Paul Rem

We meet at the central station in Amsterdam, the city where lives again. Paul Rem (1962) is an art historian and curator of Paleis Het Loo. A man with his own clothing style, always impeccably dressed. The special shirt with a generous bow and the flower in his buttonhole are immediately visible. Paul: “Every day I wear a flower or a pocket square. The flower I use is not always a freshly picked one, but since I know that the Prince of Wales also sometimes wears an artificial flower, I do not feel burdened. I often get cheerful comments about it. ”

Style of art historian Paul Rem


In addition to his work as a curator, Paul is also the spokesman for Paleis Het Loo. And because of his knowledge about palaces and everything that has to do with Royal Houses, he is also a welcome guest at radio and TV programs, such as Blauw Bloed. “As a child, I was already very interested in palaces, and for my graduation, I chose the renovation of Soestdijk Palace as a subject. I am not only interested in the architecture of palaces, but also in everything that goes with it, such as furniture, clothing, and jewelry. In Paleis Het Loo you’ll find more than 4000 pieces and each piece has its own story.”


De stijl van kunsthistoricus Paul Rem


“As a child, I liked to wear a tie, which was customary at that time. As far as clothing is concerned, I have always made my own choices, even as a teenager. It’s not about pretending to be different, it’s me. I always wear a suit, not only for my work but also at home. I do not have a sweater at all. Just like my dad, I love headgear, and I got my first hat from him. When I was 16, he bought me a fez during our holiday in Yugoslavia. Since then I always wear a fez when I’m at home. Coat off, my fez on.”


“Everybody thinks that looking good costs a lot of money. People do not expect that someone who works in a palace buys clothes in a second-hand store. But I do, sometimes I also find a suit on the Noordermarket in Amsterdam. If it does not fit perfectly, or if it is a double breasted model for example, and I prefer a single row, then I’ll fix it myself. I’m able to because at Highschool I followed sewing lessons.┬áMy white shirts I usually buy (a number at the same time, because I hate shopping) at C & A. Because I have fairly long arms, the sleeves are always too short. I make the sleeves fit by adding a piece of fabric just above the cuff. No one will notice, because I’ll never take off my jacket. I do not wear a shirt with an open collar, only with a tie, or a choker or a bow. Also for a tie, I often succeed in a thrift shop. Sometimes I use a nice piece of fabric or lace to make a pocket square. Furthermore, I only wear black stockings, I also buy a lot of them once in a while. It is practical and saves a lot of searching after washing.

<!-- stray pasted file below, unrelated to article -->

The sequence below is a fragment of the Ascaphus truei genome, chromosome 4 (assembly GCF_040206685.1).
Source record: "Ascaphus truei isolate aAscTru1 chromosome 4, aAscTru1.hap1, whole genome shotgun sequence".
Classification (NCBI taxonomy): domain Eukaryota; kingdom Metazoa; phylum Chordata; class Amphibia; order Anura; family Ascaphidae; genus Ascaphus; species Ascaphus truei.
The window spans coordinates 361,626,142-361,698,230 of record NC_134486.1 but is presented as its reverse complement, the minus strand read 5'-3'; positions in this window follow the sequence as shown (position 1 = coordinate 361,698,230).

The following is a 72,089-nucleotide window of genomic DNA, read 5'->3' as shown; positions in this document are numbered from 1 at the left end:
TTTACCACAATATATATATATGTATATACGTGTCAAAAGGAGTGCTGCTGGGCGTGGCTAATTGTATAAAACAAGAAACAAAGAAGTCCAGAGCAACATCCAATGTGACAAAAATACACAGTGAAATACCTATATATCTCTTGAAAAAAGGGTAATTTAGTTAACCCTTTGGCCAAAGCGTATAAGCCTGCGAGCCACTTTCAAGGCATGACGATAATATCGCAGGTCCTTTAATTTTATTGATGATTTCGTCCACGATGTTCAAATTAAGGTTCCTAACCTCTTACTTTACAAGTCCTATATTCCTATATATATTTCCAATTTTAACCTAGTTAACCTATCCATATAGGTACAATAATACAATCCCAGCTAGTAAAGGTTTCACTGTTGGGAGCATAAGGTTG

“I never wear a watch, but I do like jewelry, especially my rings, all having their own story. Like the wedding ring of my grandfather and a ring of a friend who died. For my 25th anniversary at the Palace The Loo my wife gave me a ring. My cufflinks are made of earrings that belonged to my great-grandmother. Everything I wear has to be timeless, it’s all about the overall picture. The advantage of my way of dressing is that I never panic when unexpected (high)visitors arrive at Paleis Het Loo.”

Style of art historian Paul Rem

Back in the capital

“After almost thirty years my wife and I removed to Amsterdam. A lot has changed! In the streets, I suddenly notice the drabness, the nonchalance and the uniformity in the clothing. I decided that I is not my concern. If I can dress like I want to, everybody can! “